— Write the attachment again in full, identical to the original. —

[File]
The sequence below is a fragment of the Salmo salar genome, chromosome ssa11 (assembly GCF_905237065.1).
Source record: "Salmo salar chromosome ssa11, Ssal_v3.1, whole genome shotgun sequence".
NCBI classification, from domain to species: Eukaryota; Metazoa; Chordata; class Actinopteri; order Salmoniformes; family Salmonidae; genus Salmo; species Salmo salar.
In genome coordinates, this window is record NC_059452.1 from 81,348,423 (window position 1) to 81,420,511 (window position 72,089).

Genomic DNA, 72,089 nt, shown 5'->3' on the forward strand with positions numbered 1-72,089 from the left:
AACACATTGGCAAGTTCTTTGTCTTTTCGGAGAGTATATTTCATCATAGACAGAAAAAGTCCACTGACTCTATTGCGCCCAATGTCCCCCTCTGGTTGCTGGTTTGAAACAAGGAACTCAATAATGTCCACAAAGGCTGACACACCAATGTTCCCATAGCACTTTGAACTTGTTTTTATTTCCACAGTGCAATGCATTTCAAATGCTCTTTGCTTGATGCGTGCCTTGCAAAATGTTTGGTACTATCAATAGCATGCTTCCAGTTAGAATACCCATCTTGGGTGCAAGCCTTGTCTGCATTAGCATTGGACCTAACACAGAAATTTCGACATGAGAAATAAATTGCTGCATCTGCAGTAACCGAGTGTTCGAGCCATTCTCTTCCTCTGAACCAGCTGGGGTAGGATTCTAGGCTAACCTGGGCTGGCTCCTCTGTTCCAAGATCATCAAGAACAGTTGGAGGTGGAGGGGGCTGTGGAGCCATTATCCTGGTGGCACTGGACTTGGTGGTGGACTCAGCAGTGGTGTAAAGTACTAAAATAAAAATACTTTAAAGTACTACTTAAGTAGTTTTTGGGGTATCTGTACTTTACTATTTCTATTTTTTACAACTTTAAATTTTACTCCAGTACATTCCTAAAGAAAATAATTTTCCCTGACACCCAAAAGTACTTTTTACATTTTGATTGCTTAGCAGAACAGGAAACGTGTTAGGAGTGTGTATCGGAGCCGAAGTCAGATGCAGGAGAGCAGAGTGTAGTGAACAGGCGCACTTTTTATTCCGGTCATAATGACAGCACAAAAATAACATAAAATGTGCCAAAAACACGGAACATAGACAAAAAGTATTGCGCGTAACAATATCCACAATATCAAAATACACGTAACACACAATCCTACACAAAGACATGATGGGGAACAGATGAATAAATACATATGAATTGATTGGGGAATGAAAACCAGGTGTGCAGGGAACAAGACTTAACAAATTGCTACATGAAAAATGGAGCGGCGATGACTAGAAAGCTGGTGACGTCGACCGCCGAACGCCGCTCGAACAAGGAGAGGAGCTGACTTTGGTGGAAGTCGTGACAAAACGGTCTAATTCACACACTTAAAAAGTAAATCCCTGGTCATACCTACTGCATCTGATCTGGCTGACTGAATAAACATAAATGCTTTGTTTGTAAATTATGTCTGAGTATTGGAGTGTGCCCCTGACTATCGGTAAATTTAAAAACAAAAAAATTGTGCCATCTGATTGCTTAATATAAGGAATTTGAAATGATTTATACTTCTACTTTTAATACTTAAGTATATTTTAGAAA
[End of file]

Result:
The sequence below is a fragment of the Salmo salar genome, chromosome ssa11 (assembly GCF_905237065.1).
Source record: "Salmo salar chromosome ssa11, Ssal_v3.1, whole genome shotgun sequence".
NCBI classification, from domain to species: Eukaryota; Metazoa; Chordata; class Actinopteri; order Salmoniformes; family Salmonidae; genus Salmo; species Salmo salar.
In genome coordinates, this window is record NC_059452.1 from 81,348,423 (window position 1) to 81,420,511 (window position 72,089).

Genomic DNA, 72,089 nt, shown 5'->3' on the forward strand with positions numbered 1-72,089 from the left:
AACACATTGGCAAGTTCTTTGTCTTTTCGGAGAGTATATTTCATCATAGACAGAAAAAGTCCACTGACTCTATTGCGCCCAATGTCCCCCTCTGGTTGCTGGTTTGAAACAAGGAACTCAATAATGTCCACAAAGGCTGACACACCAATGTTCCCATAGCACTTTGAACTTGTTTTTATTTCCACAGTGCAATGCATTTCAAATGCTCTTTGCTTGATGCGTGCCTTGCAAAATGTTTGGTACTATCAATAGCATGCTTCCAGTTAGAATACCCATCTTGGGTGCAAGCCTTGTCTGCATTAGCATTGGACCTAACACAGAAATTTCGACATGAGAAATAAATTGCTGCATCTGCAGTAACCGAGTGTTCGAGCCATTCTCTTCCTCTGAACCAGCTGGGGTAGGATTCTAGGCTAACCTGGGCTGGCTCCTCTGTTCCAAGATCATCAAGAACAGTTGGAGGTGGAGGGGGCTGTGGAGCCATTATCCTGGTGGCACTGGACTTGGTGGTGGACTCAGCAGTGGTGTAAAGTACTAAAATAAAAATACTTTAAAGTACTACTTAAGTAGTTTTTGGGGTATCTGTACTTTACTATTTCTATTTTTTACAACTTTAAATTTTACTCCAGTACATTCCTAAAGAAAATAATTTTCCCTGACACCCAAAAGTACTTTTTACATTTTGATTGCTTAGCAGAACAGGAAACGTGTTAGGAGTGTGTATCGGAGCCGAAGTCAGATGCAGGAGAGCAGAGTGTAGTGAACAGGCGCACTTTTTATTCCGGTCATAATGACAGCACAAAAATAACATAAAATGTGCCAAAAACACGGAACATAGACAAAAAGTATTGCGCGTAACAATATCCACAATATCAAAATACACGTAACACACAATCCTACACAAAGACATGATGGGGAACAGATGAATAAATACATATGAATTGATTGGGGAATGAAAACCAGGTGTGCAGGGAACAAGACTTAACAAATTGCTACATGAAAAATGGAGCGGCGATGACTAGAAAGCTGGTGACGTCGACCGCCGAACGCCGCTCGAACAAGGAGAGGAGCTGACTTTGGTGGAAGTCGTGACAAAACGGTCTAATTCACACACTTAAAAAGTAAATCCCTGGTCATACCTACTGCATCTGATCTGGCTGACTGAATAAACATAAATGCTTTGTTTGTAAATTATGTCTGAGTATTGGAGTGTGCCCCTGACTATCGGTAAATTTAAAAACAAAAAAATTGTGCCATCTGATTGCTTAATATAAGGAATTTGAAATGATTTATACTTCTACTTTTAATACTTAAGTATATTTTAGAAA